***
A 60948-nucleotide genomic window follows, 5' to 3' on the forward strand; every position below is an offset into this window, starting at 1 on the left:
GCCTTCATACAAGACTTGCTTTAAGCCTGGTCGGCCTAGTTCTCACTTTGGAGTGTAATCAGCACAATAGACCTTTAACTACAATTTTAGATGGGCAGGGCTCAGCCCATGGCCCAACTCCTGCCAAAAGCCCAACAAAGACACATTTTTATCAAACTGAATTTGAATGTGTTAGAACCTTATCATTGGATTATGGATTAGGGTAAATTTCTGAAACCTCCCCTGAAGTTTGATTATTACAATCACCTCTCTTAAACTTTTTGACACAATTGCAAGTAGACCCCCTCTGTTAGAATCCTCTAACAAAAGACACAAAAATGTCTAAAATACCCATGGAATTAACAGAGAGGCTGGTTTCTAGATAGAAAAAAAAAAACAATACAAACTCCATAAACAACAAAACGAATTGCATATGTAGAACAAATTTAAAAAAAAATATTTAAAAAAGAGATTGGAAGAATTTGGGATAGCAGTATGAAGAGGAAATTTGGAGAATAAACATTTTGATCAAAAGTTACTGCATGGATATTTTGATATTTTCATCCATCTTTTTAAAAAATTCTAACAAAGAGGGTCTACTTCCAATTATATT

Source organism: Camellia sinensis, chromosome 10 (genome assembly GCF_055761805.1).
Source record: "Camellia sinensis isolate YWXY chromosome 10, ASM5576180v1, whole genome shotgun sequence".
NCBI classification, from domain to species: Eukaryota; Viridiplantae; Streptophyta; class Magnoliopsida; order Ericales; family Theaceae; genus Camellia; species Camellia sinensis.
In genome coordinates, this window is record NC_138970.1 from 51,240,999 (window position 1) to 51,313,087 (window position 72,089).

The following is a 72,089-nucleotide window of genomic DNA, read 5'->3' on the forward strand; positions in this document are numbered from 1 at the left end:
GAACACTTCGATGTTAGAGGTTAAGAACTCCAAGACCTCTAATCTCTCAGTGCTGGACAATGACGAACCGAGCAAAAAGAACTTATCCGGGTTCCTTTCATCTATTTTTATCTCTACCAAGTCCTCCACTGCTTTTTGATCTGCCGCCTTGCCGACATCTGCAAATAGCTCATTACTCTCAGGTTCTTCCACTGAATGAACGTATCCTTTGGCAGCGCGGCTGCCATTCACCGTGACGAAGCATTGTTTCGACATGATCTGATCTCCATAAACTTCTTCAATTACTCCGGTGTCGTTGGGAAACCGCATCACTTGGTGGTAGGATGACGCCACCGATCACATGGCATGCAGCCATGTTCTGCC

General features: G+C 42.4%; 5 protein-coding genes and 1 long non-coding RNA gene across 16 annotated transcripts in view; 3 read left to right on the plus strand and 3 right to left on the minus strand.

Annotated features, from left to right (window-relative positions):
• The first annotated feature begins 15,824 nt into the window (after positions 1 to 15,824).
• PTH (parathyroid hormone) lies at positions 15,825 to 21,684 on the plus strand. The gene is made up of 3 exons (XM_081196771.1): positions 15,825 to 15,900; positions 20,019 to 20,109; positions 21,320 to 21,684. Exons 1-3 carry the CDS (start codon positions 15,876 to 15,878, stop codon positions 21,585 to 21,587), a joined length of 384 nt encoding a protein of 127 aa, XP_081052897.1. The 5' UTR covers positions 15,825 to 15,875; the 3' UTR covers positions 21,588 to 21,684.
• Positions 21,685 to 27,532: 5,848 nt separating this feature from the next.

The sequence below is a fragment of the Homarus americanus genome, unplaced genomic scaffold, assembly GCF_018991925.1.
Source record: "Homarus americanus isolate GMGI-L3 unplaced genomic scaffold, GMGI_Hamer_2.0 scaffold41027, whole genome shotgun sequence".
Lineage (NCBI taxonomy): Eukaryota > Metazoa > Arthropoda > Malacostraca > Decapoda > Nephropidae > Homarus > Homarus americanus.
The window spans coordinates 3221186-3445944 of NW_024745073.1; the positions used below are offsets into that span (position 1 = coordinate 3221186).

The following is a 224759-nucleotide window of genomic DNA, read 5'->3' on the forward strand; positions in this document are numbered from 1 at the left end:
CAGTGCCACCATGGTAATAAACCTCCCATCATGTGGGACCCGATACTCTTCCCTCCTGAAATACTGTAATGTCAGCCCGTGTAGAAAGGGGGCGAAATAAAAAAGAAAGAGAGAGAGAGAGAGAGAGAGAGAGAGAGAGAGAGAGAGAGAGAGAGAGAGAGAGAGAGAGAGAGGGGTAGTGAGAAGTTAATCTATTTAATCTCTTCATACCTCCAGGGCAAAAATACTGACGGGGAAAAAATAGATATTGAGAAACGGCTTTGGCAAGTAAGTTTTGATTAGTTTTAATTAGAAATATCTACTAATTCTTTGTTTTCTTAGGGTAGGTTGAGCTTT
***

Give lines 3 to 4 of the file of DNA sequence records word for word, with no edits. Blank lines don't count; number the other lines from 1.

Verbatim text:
Source organism: Camellia sinensis, chromosome 10 (genome assembly GCF_055761805.1).
Source record: "Camellia sinensis isolate YWXY chromosome 10, ASM5576180v1, whole genome shotgun sequence".